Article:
Re: Josh Gordon
posted at 7/8/2014 10:24 AM EDT
the below info posted by ESPN's Jimmy Walker leads me to believe that the Browns nor the NFL have really helped this kid...
linebacker and former Cleveland Browns team captain D'Qwell Jackson recalls multiple occasions when he tried to help troubled wide receiver Josh Gordon.Jackson and Gordon were teammates for two seasons in 2012 and 2013. As a nine-year veteran, Jackson took it upon himself to counsel Gordon about focusing on football and doing the right things off the field. That is particularly why Gordon's arrest on July 5 for suspected DWI in Raleigh, North Carolina, hit home for Jackson and led to one of the most thoughtful tweets from the NFL community.
Gordon led the NFL with 1,646 receiving yards last season. According to ESPN Stats & Information, it was the 14th time a player had more than 1,600 receiving yards in a season since the NFL merger in 1970 but Gordon was the only one of those players to have three different starting quarterbacks (Jason Campbell, Brandon Weeden, Brian Hoyer) during such a season.
But this latest arrest now puts his playing career in jeopardy.
"He needs help, he really does," Jackson told ESPN.com. "He needs people to extend themselves and probably have to do more than they wanted to do. But if [the Browns] care anything about the kid, they have to do it."
Two other people who have worked closely with Gordon told ESPN NFL Insider Ed Werder that he has issues with substance abuse dating back to high school and have urged him to seek professional assistance. Those people also worry that Gordon may be in the process of ruining his career.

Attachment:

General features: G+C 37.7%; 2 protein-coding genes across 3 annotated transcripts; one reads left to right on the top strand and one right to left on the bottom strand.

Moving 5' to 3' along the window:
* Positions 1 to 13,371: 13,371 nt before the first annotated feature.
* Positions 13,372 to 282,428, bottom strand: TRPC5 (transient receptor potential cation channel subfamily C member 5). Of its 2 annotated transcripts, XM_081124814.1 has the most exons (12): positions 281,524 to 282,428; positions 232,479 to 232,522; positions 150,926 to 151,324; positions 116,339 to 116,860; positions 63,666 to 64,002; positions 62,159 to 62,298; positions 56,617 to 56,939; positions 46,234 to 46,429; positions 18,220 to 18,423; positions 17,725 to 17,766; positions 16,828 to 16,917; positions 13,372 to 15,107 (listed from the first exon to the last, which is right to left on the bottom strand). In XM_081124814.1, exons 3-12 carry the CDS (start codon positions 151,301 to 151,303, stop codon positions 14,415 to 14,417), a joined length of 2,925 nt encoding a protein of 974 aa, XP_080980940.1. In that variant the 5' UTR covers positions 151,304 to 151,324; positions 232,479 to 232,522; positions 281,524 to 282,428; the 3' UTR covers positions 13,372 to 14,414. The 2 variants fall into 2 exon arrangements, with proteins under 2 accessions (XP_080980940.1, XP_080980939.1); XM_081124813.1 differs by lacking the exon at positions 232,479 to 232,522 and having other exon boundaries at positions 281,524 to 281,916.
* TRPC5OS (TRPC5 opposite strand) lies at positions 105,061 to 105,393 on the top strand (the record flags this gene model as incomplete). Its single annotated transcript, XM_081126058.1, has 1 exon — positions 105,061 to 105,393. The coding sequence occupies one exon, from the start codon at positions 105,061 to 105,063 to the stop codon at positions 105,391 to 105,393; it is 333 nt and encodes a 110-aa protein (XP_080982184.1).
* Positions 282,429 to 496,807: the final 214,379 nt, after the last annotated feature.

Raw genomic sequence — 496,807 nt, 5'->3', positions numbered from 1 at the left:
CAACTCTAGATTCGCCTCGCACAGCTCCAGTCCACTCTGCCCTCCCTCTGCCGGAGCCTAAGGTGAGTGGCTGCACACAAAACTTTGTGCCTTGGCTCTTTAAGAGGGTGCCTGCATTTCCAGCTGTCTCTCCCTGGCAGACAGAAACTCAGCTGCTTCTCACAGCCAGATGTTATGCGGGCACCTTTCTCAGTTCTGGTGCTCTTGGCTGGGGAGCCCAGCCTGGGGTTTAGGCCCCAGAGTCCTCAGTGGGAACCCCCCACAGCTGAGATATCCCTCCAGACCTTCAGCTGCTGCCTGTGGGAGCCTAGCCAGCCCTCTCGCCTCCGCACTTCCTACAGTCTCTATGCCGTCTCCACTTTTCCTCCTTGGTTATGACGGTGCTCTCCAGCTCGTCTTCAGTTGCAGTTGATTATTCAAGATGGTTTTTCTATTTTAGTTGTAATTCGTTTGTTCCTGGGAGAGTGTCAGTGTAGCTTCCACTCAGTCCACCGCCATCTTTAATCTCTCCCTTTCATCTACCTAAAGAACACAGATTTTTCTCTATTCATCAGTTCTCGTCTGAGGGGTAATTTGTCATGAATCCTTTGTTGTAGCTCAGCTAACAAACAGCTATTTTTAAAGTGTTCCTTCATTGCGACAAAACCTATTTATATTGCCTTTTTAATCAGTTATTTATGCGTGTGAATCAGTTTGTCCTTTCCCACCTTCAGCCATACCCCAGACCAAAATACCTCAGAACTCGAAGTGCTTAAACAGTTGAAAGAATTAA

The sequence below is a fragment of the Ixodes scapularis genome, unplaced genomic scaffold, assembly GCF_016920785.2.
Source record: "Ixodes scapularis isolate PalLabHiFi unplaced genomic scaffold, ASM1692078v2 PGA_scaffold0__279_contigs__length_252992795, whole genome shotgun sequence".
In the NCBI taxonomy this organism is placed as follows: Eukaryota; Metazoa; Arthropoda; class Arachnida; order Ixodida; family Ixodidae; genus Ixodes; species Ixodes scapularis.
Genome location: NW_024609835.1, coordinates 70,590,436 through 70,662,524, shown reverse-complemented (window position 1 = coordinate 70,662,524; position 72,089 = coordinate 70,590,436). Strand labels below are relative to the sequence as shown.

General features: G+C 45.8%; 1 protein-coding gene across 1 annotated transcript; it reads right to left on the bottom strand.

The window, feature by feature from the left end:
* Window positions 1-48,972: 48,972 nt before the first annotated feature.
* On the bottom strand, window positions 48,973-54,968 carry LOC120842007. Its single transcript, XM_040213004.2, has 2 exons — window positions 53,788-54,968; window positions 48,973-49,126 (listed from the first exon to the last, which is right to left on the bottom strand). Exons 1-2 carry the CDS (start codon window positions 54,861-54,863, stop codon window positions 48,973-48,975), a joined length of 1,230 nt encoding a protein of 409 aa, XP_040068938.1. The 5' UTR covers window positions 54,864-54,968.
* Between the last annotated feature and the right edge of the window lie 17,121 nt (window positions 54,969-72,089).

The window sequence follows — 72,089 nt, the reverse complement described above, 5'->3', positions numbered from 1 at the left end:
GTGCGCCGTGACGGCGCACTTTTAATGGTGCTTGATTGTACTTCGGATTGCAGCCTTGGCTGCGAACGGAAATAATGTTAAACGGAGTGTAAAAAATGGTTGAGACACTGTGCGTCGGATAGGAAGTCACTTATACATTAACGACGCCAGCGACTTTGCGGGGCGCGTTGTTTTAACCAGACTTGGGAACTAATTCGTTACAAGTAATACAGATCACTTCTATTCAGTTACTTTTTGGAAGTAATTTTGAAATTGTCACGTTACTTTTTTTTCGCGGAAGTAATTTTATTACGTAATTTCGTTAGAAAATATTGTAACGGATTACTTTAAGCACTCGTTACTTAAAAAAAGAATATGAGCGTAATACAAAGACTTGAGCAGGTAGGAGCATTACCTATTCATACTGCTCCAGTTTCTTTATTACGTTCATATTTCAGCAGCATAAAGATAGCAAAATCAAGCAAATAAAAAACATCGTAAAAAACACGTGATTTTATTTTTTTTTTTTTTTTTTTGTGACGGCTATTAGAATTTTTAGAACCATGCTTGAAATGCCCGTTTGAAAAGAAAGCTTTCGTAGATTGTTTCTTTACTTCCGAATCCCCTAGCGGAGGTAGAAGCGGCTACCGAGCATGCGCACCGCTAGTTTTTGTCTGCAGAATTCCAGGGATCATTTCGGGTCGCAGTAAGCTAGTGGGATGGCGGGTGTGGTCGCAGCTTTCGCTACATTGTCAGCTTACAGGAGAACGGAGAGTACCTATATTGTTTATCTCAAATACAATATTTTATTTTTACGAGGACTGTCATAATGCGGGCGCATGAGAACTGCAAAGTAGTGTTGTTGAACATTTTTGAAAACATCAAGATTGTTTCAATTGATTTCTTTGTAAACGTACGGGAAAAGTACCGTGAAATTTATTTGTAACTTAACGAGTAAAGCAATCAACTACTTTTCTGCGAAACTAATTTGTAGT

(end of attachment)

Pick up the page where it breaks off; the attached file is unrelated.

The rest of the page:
Jackson said he plans to reach out to Gordon again soon. But because Jackson and Gordon are no longer teammates and do not communicate regularly, Jackson said he's not sure Gordon would take his assistance.
Jackson thinks it will be up to current Browns teammates and those closer to Gordon to provide proper guidance in a time of need.
"At this point, calling the cellphone is not going to work," Jackson said. "You have to fly out to him. You have to fly out to wherever he is, take him to dinner and pick his brain to see what's important to him."
A league source told Werder that the Browns share some of the blame simply because they haven't helped to create a support system for Gordon despite knowing of the issues when they drafted him.
Jackson described Gordon as quiet around the team facility, a gamer and an unbelievable talent. But Gordon also was "one of those guys when he left the building that you worried about," according to Jackson.
Gordon currently is facing a potential yearlong suspension for a marijuana charge in May. According to ProFooballTalk.com, Gordon planned to appeal the ruling in late July to get the number of games reduced. But his chances of winning that appeal are virtually zero after this additional incident.
Jackson said Gordon's potential was off the charts as a football player. Now it is unknown when, or whether, the 23-year-old Gordon will get another chance to return to the NFL.
"Josh Gordon was a big piece of the Browns' future; it's just unfortunate he didn't view it that way," Jackson said. "He is so valuable. He doesn't understand how valuable he is to an organization. He has no clue."